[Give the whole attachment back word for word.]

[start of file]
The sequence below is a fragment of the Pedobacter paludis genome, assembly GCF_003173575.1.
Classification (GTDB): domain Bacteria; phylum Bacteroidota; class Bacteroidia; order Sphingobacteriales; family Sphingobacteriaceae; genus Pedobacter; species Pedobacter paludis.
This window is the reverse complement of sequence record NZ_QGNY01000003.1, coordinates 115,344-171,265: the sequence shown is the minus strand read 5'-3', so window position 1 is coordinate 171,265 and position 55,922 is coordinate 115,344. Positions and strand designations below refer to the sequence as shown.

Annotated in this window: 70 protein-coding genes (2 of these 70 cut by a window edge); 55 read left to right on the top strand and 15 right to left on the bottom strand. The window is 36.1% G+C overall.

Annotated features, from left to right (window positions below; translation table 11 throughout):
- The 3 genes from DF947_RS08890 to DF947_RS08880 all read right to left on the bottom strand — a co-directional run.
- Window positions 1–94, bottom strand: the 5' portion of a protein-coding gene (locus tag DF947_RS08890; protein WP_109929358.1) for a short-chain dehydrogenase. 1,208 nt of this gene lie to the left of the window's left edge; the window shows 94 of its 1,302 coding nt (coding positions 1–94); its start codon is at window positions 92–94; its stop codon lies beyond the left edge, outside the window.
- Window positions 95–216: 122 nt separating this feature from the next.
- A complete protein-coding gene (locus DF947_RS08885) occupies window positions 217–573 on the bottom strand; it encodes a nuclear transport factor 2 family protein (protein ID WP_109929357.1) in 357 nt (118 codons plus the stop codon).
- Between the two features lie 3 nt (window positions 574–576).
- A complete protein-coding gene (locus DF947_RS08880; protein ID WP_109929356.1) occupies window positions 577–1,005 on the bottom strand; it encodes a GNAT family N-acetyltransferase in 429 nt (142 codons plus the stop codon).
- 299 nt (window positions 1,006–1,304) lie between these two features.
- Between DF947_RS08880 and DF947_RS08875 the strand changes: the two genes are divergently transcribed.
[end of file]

The sequence below is a fragment of the Pedobacter paludis genome, assembly GCF_003173575.1.
Classification (GTDB): domain Bacteria; phylum Bacteroidota; class Bacteroidia; order Sphingobacteriales; family Sphingobacteriaceae; genus Pedobacter; species Pedobacter paludis.
This window is the reverse complement of sequence record NZ_QGNY01000003.1, coordinates 115,344-171,265: the sequence shown is the minus strand read 5'-3', so window position 1 is coordinate 171,265 and position 55,922 is coordinate 115,344. Positions and strand designations below refer to the sequence as shown.

Annotated in this window: 70 protein-coding genes (2 of these 70 cut by a window edge); 55 read left to right on the top strand and 15 right to left on the bottom strand. The window is 36.1% G+C overall.

Annotated features, from left to right (window positions below; translation table 11 throughout):
- The 3 genes from DF947_RS08890 to DF947_RS08880 all read right to left on the bottom strand — a co-directional run.
- Window positions 1–94, bottom strand: the 5' portion of a protein-coding gene (locus tag DF947_RS08890; protein WP_109929358.1) for a short-chain dehydrogenase. 1,208 nt of this gene lie to the left of the window's left edge; the window shows 94 of its 1,302 coding nt (coding positions 1–94); its start codon is at window positions 92–94; its stop codon lies beyond the left edge, outside the window.
- Window positions 95–216: 122 nt separating this feature from the next.
- A complete protein-coding gene (locus DF947_RS08885) occupies window positions 217–573 on the bottom strand; it encodes a nuclear transport factor 2 family protein (protein ID WP_109929357.1) in 357 nt (118 codons plus the stop codon).
- Between the two features lie 3 nt (window positions 574–576).
- A complete protein-coding gene (locus DF947_RS08880; protein ID WP_109929356.1) occupies window positions 577–1,005 on the bottom strand; it encodes a GNAT family N-acetyltransferase in 429 nt (142 codons plus the stop codon).
- 299 nt (window positions 1,006–1,304) lie between these two features.
- Between DF947_RS08880 and DF947_RS08875 the strand changes: the two genes are divergently transcribed.